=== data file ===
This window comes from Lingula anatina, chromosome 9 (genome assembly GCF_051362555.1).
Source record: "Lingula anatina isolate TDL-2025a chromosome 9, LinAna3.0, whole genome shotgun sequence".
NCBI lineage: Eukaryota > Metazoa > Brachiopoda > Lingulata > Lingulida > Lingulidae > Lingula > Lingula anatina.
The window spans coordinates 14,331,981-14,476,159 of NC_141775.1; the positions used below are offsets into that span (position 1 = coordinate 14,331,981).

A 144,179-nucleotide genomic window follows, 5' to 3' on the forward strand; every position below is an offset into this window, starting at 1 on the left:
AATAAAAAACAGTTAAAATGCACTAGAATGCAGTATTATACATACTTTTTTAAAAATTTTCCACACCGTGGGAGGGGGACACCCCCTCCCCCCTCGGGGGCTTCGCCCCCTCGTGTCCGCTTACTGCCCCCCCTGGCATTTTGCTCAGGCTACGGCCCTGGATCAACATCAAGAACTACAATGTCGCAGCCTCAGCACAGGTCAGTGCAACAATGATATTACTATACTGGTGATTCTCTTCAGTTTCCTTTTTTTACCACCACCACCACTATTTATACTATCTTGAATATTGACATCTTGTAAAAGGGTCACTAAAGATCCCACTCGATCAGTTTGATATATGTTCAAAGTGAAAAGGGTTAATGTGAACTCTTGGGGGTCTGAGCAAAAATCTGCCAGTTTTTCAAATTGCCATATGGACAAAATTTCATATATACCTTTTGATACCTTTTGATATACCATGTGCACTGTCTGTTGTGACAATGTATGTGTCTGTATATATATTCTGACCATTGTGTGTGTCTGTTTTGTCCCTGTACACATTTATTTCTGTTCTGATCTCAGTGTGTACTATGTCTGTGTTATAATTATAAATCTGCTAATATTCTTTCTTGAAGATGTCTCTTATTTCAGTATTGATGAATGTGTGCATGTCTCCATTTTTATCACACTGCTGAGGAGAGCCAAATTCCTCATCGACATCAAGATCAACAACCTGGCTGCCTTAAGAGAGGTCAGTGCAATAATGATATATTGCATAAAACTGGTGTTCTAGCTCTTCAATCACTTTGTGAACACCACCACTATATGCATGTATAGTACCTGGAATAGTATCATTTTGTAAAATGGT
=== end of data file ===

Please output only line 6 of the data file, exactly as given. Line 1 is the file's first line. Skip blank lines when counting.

AATAAAAAACAGTTAAAATGCACTAGAATGCAGTATTATACATACTTTTTTAAAAATTTTCCACACCGTGGGAGGGGGACACCCCCTCCCCCCTCGGGGGCTTCGCCCCCTCGTGTCCGCTTACTGCCCCCCCTGGCATTTTGCTCAGGCTACGGCCCTGGATCAACATCAAGAACTACAATGTCGCAGCCTCAGCACAGGTCAGTGCAACAATGATATTACTATACTGGTGATTCTCTTCAGTTTCCTTTTTTTACCACCACCACCACTATTTATACTATCTTGAATATTGACATCTTGTAAAAGGGTCACTAAAGATCCCACTCGATCAGTTTGATATATGTTCAAAGTGAAAAGGGTTAATGTGAACTCTTGGGGGTCTGAGCAAAAATCTGCCAGTTTTTCAAATTGCCATATGGACAAAATTTCATATATACCTTTTGATACCTTTTGATATACCATGTGCACTGTCTGTTGTGACAATGTATGTGTCTGTATATATATTCTGACCATTGTGTGTGTCTGTTTTGTCCCTGTACACATTTATTTCTGTTCTGATCTCAGTGTGTACTATGTCTGTGTTATAATTATAAATCTGCTAATATTCTTTCTTGAAGATGTCTCTTATTTCAGTATTGATGAATGTGTGCATGTCTCCATTTTTATCACACTGCTGAGGAGAGCCAAATTCCTCATCGACATCAAGATCAACAACCTGGCTGCCTTAAGAGAGGTCAGTGCAATAATGATATATTGCATAAAACTGGTGTTCTAGCTCTTCAATCACTTTGTGAACACCACCACTATATGCATGTATAGTACCTGGAATAGTATCATTTTGTAAAATGGT